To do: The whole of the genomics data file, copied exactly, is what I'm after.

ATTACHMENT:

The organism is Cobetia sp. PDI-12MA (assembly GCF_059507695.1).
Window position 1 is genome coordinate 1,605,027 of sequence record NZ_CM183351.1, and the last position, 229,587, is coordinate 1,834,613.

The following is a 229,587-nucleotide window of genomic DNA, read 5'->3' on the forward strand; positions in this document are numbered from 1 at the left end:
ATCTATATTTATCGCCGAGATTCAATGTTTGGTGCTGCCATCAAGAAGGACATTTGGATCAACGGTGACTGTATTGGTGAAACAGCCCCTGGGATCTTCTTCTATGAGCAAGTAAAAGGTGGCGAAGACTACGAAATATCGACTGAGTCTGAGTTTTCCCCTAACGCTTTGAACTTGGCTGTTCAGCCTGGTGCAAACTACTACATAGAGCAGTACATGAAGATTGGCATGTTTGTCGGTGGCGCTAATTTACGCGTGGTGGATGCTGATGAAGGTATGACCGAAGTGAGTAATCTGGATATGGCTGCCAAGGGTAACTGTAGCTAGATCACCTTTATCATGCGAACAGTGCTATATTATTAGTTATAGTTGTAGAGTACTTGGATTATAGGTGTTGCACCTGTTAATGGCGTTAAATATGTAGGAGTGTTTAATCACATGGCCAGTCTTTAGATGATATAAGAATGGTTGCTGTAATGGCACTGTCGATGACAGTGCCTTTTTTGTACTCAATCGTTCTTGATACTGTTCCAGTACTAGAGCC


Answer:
The organism is Cobetia sp. PDI-12MA (assembly GCF_059507695.1).
Window position 1 is genome coordinate 1,605,027 of sequence record NZ_CM183351.1, and the last position, 229,587, is coordinate 1,834,613.

The following is a 229,587-nucleotide window of genomic DNA, read 5'->3' on the forward strand; positions in this document are numbered from 1 at the left end:
ATCTATATTTATCGCCGAGATTCAATGTTTGGTGCTGCCATCAAGAAGGACATTTGGATCAACGGTGACTGTATTGGTGAAACAGCCCCTGGGATCTTCTTCTATGAGCAAGTAAAAGGTGGCGAAGACTACGAAATATCGACTGAGTCTGAGTTTTCCCCTAACGCTTTGAACTTGGCTGTTCAGCCTGGTGCAAACTACTACATAGAGCAGTACATGAAGATTGGCATGTTTGTCGGTGGCGCTAATTTACGCGTGGTGGATGCTGATGAAGGTATGACCGAAGTGAGTAATCTGGATATGGCTGCCAAGGGTAACTGTAGCTAGATCACCTTTATCATGCGAACAGTGCTATATTATTAGTTATAGTTGTAGAGTACTTGGATTATAGGTGTTGCACCTGTTAATGGCGTTAAATATGTAGGAGTGTTTAATCACATGGCCAGTCTTTAGATGATATAAGAATGGTTGCTGTAATGGCACTGTCGATGACAGTGCCTTTTTTGTACTCAATCGTTCTTGATACTGTTCCAGTACTAGAGCC